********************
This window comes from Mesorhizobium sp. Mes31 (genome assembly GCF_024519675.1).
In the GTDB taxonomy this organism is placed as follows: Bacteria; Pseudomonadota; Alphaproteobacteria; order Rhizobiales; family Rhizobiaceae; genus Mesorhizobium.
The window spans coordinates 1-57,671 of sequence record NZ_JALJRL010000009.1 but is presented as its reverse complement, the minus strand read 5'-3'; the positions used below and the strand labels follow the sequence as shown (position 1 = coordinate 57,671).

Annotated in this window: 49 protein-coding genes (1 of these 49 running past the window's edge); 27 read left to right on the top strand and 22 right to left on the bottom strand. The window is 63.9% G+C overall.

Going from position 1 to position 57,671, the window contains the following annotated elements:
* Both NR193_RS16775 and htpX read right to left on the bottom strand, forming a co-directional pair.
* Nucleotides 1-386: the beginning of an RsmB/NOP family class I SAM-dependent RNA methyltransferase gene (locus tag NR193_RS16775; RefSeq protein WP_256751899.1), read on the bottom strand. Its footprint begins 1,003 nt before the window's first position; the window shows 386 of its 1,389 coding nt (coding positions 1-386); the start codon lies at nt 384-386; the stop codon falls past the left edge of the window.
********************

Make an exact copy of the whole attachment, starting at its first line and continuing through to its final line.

This window comes from Mesorhizobium sp. Mes31 (genome assembly GCF_024519675.1).
In the GTDB taxonomy this organism is placed as follows: Bacteria; Pseudomonadota; Alphaproteobacteria; order Rhizobiales; family Rhizobiaceae; genus Mesorhizobium.
The window spans coordinates 1-57,671 of sequence record NZ_JALJRL010000009.1 but is presented as its reverse complement, the minus strand read 5'-3'; the positions used below and the strand labels follow the sequence as shown (position 1 = coordinate 57,671).

Annotated in this window: 49 protein-coding genes (1 of these 49 running past the window's edge); 27 read left to right on the top strand and 22 right to left on the bottom strand. The window is 63.9% G+C overall.

Going from position 1 to position 57,671, the window contains the following annotated elements:
* Both NR193_RS16775 and htpX read right to left on the bottom strand, forming a co-directional pair.
* Nucleotides 1-386: the beginning of an RsmB/NOP family class I SAM-dependent RNA methyltransferase gene (locus tag NR193_RS16775; RefSeq protein WP_256751899.1), read on the bottom strand. Its footprint begins 1,003 nt before the window's first position; the window shows 386 of its 1,389 coding nt (coding positions 1-386); the start codon lies at nt 384-386; the stop codon falls past the left edge of the window.